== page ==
Our project is meant to be integrated in a virtual reality simulation of a human settlement on the surface of Mars (Mars City Project) , which is currently under development at the Italian Mars Society.
Skills: Python, Machine Learning, Neural Networks
Difficulty Level: Intermediate
2. TITLE: BIOMETRIC SIGNAL SENSOR’s INTERFACE
This project covers the development of a Tango Control’s Device Server for the purpose of reading and configuring biometric signal sensors.
The first phase of the project consist on surveying the commercial sensors available, and selecting one, or many, according to the following criteria:
- Programming libraries available.
- Robustness and reliability.
We’re looking for at least a pulsioximeter and accelerometer; ECG, myoelectric and respiratory volume sensors would be welcome.
Multi-sensor devices should be preferred over several single-sensor devices.
The second phase consist on writing the Device Server itself, in Python.
The third and final phase covers improving the signal quality and, if time allows, performing some analysis on the signals.
The project is part of our current studies on the simulation of Astronaut’s Health Monitor system.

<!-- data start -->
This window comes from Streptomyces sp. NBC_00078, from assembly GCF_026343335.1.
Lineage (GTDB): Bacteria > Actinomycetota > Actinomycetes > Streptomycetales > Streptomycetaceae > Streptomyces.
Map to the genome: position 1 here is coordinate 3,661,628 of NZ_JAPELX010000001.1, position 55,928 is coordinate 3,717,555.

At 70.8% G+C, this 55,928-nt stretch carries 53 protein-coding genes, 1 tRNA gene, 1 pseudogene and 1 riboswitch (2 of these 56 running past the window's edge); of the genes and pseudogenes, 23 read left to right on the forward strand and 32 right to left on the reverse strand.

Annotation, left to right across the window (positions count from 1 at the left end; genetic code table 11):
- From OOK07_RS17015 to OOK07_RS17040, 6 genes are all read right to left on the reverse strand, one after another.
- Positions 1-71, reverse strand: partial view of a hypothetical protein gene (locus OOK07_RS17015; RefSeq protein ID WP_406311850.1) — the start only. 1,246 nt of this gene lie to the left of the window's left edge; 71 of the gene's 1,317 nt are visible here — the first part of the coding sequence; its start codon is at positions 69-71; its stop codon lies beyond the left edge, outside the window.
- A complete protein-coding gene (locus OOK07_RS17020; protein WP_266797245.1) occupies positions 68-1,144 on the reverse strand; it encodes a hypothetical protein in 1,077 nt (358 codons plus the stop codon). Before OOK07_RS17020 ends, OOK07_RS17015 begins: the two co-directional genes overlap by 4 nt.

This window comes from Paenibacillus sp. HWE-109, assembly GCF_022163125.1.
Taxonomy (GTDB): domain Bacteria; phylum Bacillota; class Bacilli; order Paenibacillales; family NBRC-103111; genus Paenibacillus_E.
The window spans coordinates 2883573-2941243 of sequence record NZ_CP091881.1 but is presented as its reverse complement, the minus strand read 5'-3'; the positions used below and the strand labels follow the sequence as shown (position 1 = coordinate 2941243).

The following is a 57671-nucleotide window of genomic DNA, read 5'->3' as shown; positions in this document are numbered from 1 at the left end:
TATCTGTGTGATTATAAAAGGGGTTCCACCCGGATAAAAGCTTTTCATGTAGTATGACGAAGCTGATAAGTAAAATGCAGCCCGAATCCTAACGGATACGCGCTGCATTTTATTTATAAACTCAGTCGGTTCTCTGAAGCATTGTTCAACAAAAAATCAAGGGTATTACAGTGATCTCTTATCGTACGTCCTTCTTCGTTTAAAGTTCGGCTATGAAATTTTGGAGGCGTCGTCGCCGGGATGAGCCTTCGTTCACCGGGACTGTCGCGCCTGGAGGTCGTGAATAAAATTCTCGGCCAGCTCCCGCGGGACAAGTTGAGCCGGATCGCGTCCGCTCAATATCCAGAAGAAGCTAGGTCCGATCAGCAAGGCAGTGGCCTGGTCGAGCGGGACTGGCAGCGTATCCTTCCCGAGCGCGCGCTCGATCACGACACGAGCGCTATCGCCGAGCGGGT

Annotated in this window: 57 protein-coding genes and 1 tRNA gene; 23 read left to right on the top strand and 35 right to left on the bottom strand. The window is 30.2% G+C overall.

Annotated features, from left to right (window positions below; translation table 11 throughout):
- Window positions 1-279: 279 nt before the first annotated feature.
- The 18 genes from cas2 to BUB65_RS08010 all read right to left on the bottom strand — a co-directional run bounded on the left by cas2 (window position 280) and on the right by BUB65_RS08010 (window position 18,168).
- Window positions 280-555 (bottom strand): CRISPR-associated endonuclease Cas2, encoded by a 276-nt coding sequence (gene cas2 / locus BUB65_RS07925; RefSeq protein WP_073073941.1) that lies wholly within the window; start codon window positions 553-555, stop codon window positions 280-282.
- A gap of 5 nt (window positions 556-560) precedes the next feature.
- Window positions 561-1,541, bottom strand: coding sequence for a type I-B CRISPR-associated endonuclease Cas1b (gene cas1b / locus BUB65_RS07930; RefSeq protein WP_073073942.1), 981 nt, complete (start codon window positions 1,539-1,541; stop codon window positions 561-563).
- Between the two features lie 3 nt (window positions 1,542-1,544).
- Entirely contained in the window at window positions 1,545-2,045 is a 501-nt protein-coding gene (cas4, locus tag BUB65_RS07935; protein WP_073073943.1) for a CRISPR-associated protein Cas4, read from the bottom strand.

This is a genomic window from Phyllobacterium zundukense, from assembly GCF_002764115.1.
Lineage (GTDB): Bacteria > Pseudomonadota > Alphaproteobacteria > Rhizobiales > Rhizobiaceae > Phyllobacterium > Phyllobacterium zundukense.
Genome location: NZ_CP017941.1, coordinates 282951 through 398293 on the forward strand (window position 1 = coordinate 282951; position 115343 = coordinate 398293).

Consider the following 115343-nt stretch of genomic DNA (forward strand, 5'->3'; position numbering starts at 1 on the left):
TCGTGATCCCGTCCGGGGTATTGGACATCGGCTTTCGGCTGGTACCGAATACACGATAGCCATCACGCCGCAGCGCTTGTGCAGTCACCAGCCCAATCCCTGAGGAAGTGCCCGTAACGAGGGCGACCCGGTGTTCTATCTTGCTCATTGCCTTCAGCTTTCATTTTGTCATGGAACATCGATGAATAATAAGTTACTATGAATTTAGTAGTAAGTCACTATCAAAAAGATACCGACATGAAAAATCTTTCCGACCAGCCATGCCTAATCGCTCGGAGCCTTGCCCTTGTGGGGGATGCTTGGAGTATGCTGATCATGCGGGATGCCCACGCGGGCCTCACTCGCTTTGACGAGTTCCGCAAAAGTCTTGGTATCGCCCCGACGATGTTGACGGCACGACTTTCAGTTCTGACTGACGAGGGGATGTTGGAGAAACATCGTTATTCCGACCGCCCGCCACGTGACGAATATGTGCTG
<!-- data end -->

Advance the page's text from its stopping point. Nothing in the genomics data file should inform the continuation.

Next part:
Skills: Python, Tango Controls
Difficulty Level: Intermediate
3. TITLE: TERRAIN ESTIMATION BY MONOCULAR CAMERA
A Rover or an astronaut is mounted with a monocular camera from which the live streaming data can be accessed through a ROS topic. At every step, the camera can view some part of the region which is in front of it but not the terrain which is exactly below or immediate to it. So, visual odometry is used to find the position of the camera from which we can obtain the patch of the terrain which is immediate to the rover or an astronaut from the frames which are processed before the rover or astronaut reached that particular position.